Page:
The silent-frame-to-non-silent-frame transition thresholds are given by:

TEs-n =Es-n +MDE 

TZs-n =Zs-n *MDZ 

TAs-n =As-n *MDA 

where Es-n, Zs-n, and As-n, are constants that may be adjusted to alter the sensitivity of the classifier to instantaneous changes in frame energy, zero-crossing count, and first linear predictor. Since energy is preferably computed in dB, the energy constant is added rather than multiplied.

The non-silent-frame-to-silent-frame transition thresholds are calculated by similar expressions:

TEn-s =En-s +MDE 

TZn-s =Zn-s *MDZ 

TAn-s =An-s *MDA 

Note that the magnitudes of the two sets of transition thresholds differ only by the sensitivity constants.

Transition detector 404 implements the logic that classifies the current frame of audio samples as speech (non-silent) or background (silent) (step 510). The space spanned by the classifier is not exhaustive. It is possible that the parameters calculated for the current frame will not satisfy the criteria for either silence or non-silence. In this case, the classifier output will default to the class of the previous audio frame.

Referring now to FIG. 6, there is shown a flow diagram of the processing implemented by transition detector 404 of FIG. 4 to classify the current frame as being either a silent frame or a non-silent frame, according to a preferred embodiment of the present invention. Pseudo-code for the classification processing is as follows:

__________________________________________________________________________// Silent to non-silent transition classification.if (previous-- frame-- class == SILENT)  \\Step 602 of FIG. 6.\\ Energy criteria for non-silent frameclassification:\\ If energy deviation of ith frame is abovethreshold (step 604), immediately switch from\\ silent to non-silent frame classification (step616).if(DEi > TEs-n) current-- frame-- class= NON-SILENT;\\ Zero-crossing/first linear predictor criteria fornon-silent frame classification.\\ If zero-cross count deviation of ith frame isabove threshold (step 606) and\\ if first linear predictor is above threshold (step608), then allow switch to\\ non-silent frame classification (step 606)else if ((DZi > TZs-n) & (DAi > TAs-n))current-- frame-- class = NON-SILENT;}\\ Non-silent to silent frame transitionclassification:\\ If all three deviations are below thresholds(steps 610, 612, and 614), then switch from\\ non-silent to silent frame classification (step618).else if ((DEi < TEn-s) & (DZi < TZn-s) & (DAi <TAn-s)) current-- frame-- class = SILENT__________________________________________________________________________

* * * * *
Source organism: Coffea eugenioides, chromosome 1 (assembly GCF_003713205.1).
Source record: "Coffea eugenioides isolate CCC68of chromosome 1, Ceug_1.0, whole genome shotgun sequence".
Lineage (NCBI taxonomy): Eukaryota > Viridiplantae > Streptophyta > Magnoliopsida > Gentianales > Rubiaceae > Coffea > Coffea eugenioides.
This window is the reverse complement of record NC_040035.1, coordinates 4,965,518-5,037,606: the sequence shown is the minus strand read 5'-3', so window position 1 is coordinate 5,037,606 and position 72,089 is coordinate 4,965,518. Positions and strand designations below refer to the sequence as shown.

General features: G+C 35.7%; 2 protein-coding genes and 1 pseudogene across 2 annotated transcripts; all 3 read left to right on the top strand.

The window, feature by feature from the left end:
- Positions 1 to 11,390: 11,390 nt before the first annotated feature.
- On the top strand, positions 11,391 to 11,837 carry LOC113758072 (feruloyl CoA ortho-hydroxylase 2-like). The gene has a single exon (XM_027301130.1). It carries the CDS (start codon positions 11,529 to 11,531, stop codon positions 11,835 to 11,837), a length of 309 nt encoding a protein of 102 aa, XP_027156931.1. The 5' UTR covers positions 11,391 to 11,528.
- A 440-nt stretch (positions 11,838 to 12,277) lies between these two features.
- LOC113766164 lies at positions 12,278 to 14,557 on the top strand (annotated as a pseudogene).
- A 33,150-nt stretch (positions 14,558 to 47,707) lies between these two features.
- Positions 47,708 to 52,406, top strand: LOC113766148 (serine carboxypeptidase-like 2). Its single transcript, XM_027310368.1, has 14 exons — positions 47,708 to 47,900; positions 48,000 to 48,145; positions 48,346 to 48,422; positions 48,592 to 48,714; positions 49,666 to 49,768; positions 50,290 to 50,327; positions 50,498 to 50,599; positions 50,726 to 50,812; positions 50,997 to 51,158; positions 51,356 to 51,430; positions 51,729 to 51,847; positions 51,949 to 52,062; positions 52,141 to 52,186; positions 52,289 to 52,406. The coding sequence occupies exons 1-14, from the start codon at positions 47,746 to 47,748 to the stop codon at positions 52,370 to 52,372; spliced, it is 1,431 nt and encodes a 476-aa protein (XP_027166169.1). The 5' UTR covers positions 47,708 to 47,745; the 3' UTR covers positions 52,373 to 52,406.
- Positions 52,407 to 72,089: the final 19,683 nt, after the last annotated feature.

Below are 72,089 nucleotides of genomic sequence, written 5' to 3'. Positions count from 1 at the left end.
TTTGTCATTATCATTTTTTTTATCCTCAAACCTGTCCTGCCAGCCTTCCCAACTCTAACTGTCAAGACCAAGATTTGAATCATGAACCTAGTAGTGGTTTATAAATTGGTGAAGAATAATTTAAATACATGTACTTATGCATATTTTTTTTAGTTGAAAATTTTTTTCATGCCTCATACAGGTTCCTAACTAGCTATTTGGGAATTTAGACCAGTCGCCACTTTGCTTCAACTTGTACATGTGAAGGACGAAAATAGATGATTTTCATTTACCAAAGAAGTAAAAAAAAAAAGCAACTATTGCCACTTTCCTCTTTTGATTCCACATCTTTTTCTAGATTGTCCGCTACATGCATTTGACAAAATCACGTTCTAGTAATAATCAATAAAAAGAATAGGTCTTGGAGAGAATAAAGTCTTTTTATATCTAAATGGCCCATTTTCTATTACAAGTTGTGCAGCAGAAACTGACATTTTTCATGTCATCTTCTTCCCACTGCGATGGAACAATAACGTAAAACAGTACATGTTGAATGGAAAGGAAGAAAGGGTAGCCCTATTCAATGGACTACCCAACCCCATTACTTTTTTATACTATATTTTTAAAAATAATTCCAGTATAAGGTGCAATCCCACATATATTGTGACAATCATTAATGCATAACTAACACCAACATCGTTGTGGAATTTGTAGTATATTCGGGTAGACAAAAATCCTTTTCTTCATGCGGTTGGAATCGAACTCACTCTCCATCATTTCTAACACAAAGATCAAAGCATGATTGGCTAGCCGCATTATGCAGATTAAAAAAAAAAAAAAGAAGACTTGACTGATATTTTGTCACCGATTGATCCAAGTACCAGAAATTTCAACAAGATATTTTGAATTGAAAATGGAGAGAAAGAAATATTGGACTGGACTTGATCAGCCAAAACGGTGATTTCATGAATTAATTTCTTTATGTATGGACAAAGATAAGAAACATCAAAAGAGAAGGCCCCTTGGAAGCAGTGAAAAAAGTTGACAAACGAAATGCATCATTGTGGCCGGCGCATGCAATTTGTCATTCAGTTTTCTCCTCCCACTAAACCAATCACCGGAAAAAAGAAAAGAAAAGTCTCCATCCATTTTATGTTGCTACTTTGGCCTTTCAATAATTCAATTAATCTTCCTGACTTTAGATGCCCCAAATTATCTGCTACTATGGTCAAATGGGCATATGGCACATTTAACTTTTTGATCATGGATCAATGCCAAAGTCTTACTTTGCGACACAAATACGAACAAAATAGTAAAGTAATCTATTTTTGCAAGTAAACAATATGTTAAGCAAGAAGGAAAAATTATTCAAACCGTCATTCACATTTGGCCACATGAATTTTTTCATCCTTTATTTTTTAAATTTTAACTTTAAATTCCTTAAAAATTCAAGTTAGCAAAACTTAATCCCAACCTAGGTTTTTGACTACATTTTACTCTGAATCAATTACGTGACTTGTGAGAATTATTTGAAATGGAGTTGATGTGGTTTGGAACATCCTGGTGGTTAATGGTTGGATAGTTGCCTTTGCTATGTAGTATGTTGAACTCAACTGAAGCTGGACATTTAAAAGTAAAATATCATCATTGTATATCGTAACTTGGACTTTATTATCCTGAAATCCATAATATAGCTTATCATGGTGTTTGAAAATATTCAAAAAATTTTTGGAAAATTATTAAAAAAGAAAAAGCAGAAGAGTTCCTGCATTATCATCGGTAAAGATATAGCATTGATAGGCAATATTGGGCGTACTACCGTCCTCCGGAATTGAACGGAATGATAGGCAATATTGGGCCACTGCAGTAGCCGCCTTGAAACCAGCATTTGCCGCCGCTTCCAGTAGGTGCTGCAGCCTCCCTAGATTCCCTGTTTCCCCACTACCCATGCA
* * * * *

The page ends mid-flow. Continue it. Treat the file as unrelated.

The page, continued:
After the current frame has been classified, the long-term statistics are updated (step 512 of FIG. 5). In a preferred embodiment, only silent frame statistics are maintained after initialization has completed. This is due to the fact that silence is characterized by stationary low-order statistics. Speech statistics are relatively unstationary. Thus classification succeeds by detecting frames that deviate from the statistics collected for frames designated as silent. For each frame designated as silent, the stored values are updated as follows:

__________________________________________________________________________for(j=0; j>parameter-- count; j++) {\\ Parameter-- count = 3: energy, zero-crossingcount, and first linear predictor.\\ Shift all three storage arrays so that array[0] =newest-- value.for(i=0; i<array-- size; i++) silent-- array-- param[j][i]= silent-- array-- param[j][i-1]\\ Compute arithmetic mean.for (i=0; i<array-- size; i++) sum += silent-- array--param[j][i];mean = sum/array-- size;\\ Compute mean deviation.sum = 0.0f;for (i=0; i<array-- size; i++) sum += abs(silent-- array--param[j][i] - mean);meandev = sum/array-- size;__________________________________________________________________________

After updating the long-term statistics, frame counters are updated (step 514). The frame counters indicate how many frames in a row have been classified as either silent frames or non-silent frames.

In a preferred embodiment of the present invention, the thresholds used to identify the transitions in the input frame classification are dynamically generated. That is, they are initialized at the beginning of audio processing and then adaptively updated in real time based on the actual data in the audio stream. There are specific situations (steps 516 and 518) in which the adaptive thresholds are re-initialized during the course of a conferencing session (step 520).

For example, if the adaptive energy threshold value for switching from silent to non-silent frames exceeds a specified threshold (step 516), then the initialization processing executed at the beginning of the audio encoding session is set to be re-run starting with the next audio frame (step 520).